Stephen Sondheim and Hugh Wheeler’s 1979 Musical Thriller is a real bravura piece of theatre requiring a large, talented cast to perform. The musical demands are extreme, particularly for the chorus, and the dark subject matter and highly comic moments can be very difficult to balance.
Stafford and District Operatic Society tackled the score with real energy, and pinpoint precision on Sondheim’s fiendish harmonies. The opening Ballad of Sweeney Todd really set the scene for a brilliantly sung performance, with a number of solos from company members, all with excellent diction and dark foreboding character. The first appearance of the famous Dies Irae theme (Swing your razor wide, Sweeney) was suitably strident and chilling. And the chorus remained on vibrant form for the whole evening, the opening of Act 2 (God, That’s Good) being the particular stand out of the whole evening for me. Credit must clearly go to Musical Director Bill Moss and his team for the commitment and effort to perfecting Sondheim’s music.
The principal performances were all strong, with Calum Robarts leading the company well as a brooding, full voiced Sweeney. As his nemesis Judge Turpin Jonathan Down could have been a little bit more disturbing and we did miss his chilling solo Johanna, cut on this occasion. But his duet with Sweeney, Pretty Women, was full of lugubrious joy. Hannah Morris and Mark Phizacklea made an appealing young couple and there was excellent support from John Wilson as the chillingly stern Beadle, and Will Wood with an excellent cameo and she show-off Italian barber Pirelli (shame there was no Irish accent later on, though). Jessica Smith made a real impression as the Beggar Woman, and I’m glad they included her Ballad (often cut from the show). It was a real winner in this performance.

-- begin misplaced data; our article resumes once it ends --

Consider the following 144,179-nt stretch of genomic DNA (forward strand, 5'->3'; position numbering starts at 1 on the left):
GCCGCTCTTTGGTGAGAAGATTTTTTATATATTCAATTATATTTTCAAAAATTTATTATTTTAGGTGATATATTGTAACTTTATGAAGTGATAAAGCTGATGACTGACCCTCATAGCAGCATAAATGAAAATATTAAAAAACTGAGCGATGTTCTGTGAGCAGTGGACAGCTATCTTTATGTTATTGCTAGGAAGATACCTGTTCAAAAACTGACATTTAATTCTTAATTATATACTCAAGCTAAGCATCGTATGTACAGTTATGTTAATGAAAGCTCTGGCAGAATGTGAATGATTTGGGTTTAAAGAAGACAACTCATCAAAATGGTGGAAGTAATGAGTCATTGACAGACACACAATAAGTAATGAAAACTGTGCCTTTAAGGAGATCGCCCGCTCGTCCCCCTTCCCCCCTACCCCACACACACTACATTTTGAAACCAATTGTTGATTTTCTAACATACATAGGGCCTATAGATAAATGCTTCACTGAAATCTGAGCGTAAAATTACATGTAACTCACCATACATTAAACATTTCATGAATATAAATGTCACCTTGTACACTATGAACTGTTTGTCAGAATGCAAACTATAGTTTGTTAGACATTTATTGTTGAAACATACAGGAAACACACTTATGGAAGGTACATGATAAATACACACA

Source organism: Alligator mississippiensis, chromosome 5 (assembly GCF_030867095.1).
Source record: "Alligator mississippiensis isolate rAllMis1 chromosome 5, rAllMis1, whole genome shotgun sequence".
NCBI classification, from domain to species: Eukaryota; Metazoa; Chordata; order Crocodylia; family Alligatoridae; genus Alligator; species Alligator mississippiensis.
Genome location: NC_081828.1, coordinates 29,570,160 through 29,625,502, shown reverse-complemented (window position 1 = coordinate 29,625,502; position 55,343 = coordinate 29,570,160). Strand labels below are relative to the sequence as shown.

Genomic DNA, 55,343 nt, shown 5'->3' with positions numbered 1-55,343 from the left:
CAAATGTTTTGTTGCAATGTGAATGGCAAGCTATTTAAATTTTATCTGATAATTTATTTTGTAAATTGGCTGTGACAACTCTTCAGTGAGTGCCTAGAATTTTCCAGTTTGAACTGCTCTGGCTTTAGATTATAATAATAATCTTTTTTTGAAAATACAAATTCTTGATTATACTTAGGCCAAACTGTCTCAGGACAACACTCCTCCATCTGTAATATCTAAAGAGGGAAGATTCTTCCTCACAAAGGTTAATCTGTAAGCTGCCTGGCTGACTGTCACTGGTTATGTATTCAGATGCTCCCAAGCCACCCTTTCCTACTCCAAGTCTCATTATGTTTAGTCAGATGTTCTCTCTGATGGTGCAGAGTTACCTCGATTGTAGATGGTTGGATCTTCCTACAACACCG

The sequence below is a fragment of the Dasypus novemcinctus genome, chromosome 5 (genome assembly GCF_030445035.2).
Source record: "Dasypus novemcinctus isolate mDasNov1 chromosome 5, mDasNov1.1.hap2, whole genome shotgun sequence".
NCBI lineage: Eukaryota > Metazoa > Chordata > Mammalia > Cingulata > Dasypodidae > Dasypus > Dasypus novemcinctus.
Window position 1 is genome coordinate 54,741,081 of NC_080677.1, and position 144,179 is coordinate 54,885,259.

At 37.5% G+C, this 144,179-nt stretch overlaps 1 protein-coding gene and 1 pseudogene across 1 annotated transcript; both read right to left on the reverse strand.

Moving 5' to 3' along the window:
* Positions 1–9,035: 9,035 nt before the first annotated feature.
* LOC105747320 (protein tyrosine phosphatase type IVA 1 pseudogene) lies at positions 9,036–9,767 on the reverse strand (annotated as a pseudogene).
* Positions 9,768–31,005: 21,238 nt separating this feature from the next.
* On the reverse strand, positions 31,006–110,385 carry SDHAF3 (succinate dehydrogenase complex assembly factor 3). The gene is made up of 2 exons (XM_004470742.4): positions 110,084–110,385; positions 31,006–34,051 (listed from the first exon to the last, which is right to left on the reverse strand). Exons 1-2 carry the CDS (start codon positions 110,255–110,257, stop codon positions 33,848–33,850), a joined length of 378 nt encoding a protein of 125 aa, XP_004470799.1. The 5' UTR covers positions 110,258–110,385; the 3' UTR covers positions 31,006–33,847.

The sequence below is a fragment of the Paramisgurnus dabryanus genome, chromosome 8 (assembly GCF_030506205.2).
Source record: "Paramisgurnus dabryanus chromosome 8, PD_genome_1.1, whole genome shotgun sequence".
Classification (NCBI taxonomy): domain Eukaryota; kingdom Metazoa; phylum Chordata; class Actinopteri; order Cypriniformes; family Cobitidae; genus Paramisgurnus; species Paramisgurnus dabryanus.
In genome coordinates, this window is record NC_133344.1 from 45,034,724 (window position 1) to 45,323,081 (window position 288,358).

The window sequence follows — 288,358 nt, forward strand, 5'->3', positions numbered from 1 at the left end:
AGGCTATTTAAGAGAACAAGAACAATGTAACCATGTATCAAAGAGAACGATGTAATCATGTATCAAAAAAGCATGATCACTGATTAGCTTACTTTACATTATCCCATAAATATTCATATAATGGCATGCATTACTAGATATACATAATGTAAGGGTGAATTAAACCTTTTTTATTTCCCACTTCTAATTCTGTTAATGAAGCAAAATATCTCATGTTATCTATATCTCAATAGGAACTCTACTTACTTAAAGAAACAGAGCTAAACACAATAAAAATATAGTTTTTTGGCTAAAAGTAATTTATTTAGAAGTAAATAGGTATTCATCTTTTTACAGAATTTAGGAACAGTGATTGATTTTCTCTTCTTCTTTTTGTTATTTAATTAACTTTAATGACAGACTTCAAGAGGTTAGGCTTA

The stand out performance of the evening, as often happens with this show, came from Mrs Lovett. As Todd’s accomplice and erstwhile lover Tracey Brough was utterly convincing (worryingly so, given the nature of the character!) and in spectacular voice. With mannerisms reminiscent of Catherine Tate she brought the stage to life every time she appeared. And inspired use of props during By the Sea was a great touch.
A special mention must be given to 14 year old Joseph Straw (Tobias Ragg), who tackled Sondheim’s complex words and music like an old pro. Plaudits for the company for being brave enough to trust this difficult role to young performers (Joseph is sharing the role with 12 year old Greg Wood).
Rachel Millar’s production was efficient, with a few excellent touches. Personally speaking I thought the very basic, spare set only just worked, and the Barbers’ Shop not being above the Bakery is a problem in the final sequence when the murdered bodies are meant to immediately appear below and scare Tobias. And I did miss the shaving soap and, especially, the blood, although this bothered me less as the evening went on, and was handled sensitively. However the use of the chorus was excellent, and the unusual curtain call really worked.
Overall a brilliantly sung production of a really challenging piece of theatre. Well done to all at SDOS.
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